Language, power, and the construction of adult education programs

E. Frances Rees, Ronald M. Cervero, Lioba Moshi, Arthur L. Wilson

Research output: Contribution to journalArticlepeer-review

8 Scopus citations


To explain the exercise of power through the use of language and its effects on power relations and program construction, verbal interaction between three planners in two program planning meetings was analyzed. The study revealed that political relationships enacted through the use of language situated crucial planning action. Specifically, learning objectives and adult education tenets as well as ethical imperatives took shape within a socio-political context constituted by the planners' "talk." For this reason, the negotiation of power and interests was a central feature of the planning process. It can be concluded, therefore, that program construction is contingent upon communicative action. One of the implications of the study is that responsible planners must not only be aware of many levels of meaning in discourse but must also know how to use language skillfully and politically to exercise the full extent of their agency.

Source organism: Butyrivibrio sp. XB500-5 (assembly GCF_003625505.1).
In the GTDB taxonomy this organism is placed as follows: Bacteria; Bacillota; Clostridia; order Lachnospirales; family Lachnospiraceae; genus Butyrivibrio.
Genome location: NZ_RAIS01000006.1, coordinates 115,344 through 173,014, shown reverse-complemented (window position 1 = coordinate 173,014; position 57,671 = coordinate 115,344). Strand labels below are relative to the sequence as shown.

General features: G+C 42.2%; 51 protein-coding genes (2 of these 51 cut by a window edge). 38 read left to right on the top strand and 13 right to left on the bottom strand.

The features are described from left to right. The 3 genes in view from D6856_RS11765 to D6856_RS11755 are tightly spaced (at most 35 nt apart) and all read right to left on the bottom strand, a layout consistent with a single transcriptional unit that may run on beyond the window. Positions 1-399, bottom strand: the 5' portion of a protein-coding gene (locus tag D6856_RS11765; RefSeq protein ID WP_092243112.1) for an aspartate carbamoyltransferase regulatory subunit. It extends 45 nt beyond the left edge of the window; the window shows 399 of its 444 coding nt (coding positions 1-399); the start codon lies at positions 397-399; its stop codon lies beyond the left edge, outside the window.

Original languageEnglish
Pages (from-to)63-77
Number of pages15
JournalAdult Education Quarterly
Issue number2
StatePublished - 1997


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